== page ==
Accountant General’s office reforms hailed
FORMER Accountant General, Sam Mphaka, has hailed the proposed reform of the Accountant General’s office saying it would enhance its efficiency.
The National Reforms Authority (NRA’s) economic sector committee last week presented a report proposing reforms for the office.
Among other things, the committee proposed that the Accountant General’s office should be included in the country’ constitution to increase its independence and autonomy. Once that is done, the Accountant general will have power to stop public officials from misusing government funds.
While presenting the report last week, Economic sector committee, chairperson, ‘Mammako Mohale Lerata, said as the practical custodian of the public funds, the AG must be empowered with constitutional powers to properly manage the public funds.
Currently, she said, public funds were in danger of being mismanaged since there is no constitutionally designated custodian.
The NRA eventually did not adopt the economic sector’s report asking the committee to carry out more benchmarking on its recommendations before presenting the report.
And this week former Accountant General, Mr Mphaka, said empowering the office with constitutional powers was welcome as it would help the institution in delivering its mandate of keeping proper records of government books.
Mr Mphaka, who served as the accountant general from 2014 to 2017, said the institution in its current state was hindering economic development through its failure to curb rampant mismanagement of public funds.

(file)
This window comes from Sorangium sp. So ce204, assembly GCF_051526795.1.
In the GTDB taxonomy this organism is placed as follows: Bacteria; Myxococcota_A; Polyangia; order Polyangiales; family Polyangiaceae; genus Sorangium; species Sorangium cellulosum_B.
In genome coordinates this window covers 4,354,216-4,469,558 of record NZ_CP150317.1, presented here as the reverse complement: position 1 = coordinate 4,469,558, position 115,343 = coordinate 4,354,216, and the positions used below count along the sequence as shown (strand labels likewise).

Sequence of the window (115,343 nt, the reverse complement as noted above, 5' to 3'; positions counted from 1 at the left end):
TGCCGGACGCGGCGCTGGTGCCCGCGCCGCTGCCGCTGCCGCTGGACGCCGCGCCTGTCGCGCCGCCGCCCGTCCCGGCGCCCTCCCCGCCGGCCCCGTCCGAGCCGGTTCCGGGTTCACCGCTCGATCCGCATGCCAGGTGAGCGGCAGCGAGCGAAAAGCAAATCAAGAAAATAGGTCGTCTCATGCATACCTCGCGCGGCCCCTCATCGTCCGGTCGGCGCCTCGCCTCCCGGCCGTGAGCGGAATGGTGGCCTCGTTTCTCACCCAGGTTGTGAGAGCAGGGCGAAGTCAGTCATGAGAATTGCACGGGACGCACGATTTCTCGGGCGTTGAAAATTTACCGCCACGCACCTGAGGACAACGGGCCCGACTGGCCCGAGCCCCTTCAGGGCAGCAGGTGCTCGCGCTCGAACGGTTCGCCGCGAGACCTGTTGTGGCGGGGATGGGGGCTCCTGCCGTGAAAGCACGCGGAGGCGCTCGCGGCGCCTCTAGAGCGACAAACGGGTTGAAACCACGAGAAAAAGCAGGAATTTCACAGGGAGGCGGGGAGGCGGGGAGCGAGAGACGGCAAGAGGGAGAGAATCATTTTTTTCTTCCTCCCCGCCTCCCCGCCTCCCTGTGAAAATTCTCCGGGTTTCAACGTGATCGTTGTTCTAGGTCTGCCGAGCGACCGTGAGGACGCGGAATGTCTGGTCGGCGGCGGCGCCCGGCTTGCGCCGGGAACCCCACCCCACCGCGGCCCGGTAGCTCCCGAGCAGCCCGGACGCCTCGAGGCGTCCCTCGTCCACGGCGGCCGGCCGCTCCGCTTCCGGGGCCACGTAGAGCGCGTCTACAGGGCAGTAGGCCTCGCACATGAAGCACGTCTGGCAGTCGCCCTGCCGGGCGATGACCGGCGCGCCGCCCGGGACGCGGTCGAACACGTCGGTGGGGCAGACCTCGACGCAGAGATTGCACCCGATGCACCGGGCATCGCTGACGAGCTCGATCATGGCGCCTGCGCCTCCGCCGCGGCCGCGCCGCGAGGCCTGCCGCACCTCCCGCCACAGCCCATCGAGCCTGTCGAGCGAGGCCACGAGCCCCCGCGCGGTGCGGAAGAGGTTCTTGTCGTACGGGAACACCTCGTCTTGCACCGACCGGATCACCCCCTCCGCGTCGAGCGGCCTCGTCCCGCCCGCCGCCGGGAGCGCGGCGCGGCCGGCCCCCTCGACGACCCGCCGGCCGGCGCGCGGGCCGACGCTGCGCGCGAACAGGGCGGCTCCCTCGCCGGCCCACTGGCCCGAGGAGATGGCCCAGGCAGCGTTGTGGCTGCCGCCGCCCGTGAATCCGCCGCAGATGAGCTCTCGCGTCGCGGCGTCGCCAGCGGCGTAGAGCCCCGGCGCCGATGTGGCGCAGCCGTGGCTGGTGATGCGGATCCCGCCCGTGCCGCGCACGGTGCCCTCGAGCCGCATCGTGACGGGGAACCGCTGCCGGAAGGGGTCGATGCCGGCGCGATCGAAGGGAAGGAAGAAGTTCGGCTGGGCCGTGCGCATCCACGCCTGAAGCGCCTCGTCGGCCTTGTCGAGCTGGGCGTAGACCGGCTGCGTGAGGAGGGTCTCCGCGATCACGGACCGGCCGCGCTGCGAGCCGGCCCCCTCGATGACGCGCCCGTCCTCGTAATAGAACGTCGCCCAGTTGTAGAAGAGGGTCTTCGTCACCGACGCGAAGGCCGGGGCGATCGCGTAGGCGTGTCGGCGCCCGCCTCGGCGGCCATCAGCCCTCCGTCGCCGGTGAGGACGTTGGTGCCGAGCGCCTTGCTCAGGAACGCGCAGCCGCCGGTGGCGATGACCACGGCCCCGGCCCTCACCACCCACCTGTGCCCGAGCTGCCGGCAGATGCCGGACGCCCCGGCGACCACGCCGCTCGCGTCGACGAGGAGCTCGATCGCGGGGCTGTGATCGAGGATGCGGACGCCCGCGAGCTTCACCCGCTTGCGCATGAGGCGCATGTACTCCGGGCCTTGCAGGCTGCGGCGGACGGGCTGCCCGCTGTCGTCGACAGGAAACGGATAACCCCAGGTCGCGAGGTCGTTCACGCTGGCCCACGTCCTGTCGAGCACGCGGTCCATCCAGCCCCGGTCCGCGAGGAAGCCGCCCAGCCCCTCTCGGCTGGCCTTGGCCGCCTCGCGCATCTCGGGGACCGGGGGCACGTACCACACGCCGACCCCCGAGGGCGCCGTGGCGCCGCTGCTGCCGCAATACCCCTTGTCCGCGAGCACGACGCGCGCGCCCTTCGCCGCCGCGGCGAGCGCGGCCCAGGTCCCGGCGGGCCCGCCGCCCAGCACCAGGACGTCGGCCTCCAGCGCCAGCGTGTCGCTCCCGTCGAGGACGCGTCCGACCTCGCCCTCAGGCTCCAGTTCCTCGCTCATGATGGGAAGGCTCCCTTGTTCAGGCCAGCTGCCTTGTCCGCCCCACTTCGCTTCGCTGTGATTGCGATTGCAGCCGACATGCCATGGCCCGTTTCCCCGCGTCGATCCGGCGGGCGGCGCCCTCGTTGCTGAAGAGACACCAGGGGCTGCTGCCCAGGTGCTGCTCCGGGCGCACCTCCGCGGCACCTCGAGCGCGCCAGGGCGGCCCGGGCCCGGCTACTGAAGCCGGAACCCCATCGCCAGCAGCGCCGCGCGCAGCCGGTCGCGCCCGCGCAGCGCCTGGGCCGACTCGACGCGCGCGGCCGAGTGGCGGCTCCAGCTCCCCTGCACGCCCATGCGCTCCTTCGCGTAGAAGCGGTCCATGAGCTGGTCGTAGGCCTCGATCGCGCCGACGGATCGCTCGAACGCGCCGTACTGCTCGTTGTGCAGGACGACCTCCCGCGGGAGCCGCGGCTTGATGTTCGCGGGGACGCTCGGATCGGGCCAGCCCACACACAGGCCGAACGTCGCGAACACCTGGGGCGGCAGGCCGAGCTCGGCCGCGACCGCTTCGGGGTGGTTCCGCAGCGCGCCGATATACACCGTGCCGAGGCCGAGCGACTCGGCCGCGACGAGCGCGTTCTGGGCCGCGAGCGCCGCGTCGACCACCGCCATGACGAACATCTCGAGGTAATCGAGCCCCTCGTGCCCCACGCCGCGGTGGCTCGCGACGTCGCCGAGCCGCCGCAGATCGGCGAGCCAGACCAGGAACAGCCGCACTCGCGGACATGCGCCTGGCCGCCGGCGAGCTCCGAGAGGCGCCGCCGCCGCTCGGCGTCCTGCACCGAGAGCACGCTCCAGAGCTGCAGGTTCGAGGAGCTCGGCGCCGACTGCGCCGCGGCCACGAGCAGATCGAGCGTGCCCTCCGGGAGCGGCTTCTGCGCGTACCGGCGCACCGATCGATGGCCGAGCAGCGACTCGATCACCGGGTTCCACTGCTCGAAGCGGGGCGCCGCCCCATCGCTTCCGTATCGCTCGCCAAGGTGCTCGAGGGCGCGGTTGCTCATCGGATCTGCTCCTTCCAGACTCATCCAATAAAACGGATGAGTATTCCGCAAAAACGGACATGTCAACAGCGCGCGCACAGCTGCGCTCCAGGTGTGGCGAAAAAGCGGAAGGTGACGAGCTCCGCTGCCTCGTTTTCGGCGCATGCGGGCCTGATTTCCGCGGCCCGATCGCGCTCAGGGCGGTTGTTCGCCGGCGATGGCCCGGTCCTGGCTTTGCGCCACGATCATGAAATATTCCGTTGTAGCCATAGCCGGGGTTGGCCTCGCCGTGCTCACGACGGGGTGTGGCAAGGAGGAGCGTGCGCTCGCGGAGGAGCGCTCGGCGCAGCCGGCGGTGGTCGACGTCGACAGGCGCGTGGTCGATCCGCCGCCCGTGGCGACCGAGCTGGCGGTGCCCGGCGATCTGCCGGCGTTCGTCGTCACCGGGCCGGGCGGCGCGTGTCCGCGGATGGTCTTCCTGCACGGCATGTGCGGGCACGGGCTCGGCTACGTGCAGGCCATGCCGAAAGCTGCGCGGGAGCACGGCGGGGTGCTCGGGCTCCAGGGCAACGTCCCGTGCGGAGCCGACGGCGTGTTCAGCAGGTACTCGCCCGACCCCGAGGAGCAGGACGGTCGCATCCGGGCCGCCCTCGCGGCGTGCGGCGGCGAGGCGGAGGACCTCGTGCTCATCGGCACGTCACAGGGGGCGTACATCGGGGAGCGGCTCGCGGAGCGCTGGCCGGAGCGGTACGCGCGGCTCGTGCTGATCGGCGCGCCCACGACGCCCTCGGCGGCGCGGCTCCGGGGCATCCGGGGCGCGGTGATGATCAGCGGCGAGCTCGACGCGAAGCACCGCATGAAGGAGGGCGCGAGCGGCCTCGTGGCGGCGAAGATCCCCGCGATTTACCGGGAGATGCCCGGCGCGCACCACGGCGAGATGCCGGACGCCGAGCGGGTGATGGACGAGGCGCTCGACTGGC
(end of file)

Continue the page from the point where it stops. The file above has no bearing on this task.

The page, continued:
“Including the Accountant General’s office in the constitution is the way to go since we have rampant mismanagement of public funds.
“If we really want to uphold good public financial management standards, then we must constitutionalise the Accountant General’s office. All the financial mismanagement that is happening is because the institution does not have constitutional powers to stop public officials from misusing the public purse.
“There is basically no asset register for government’s assets and no one knows exactly how many and how much assets in and outside the country the government has. The Accountant General is unable to enforce registration of the government property because the office does not have the powers to do that.”
Monyaola Mosoloane, the Lesotho Institute of Accountants (LIA) chief executive officer, also hailed the proposed Accountant General’s office reforms.
“We are following with keen interest the proposed reform of the office of the Accountant General as we have been advocating for it for a long time. Any economic reform process that would not include the Accountant General would be futile because that office must be empowered by the constitution to properly dispatch its mandate without undue interference,” Mr Mosoloane said.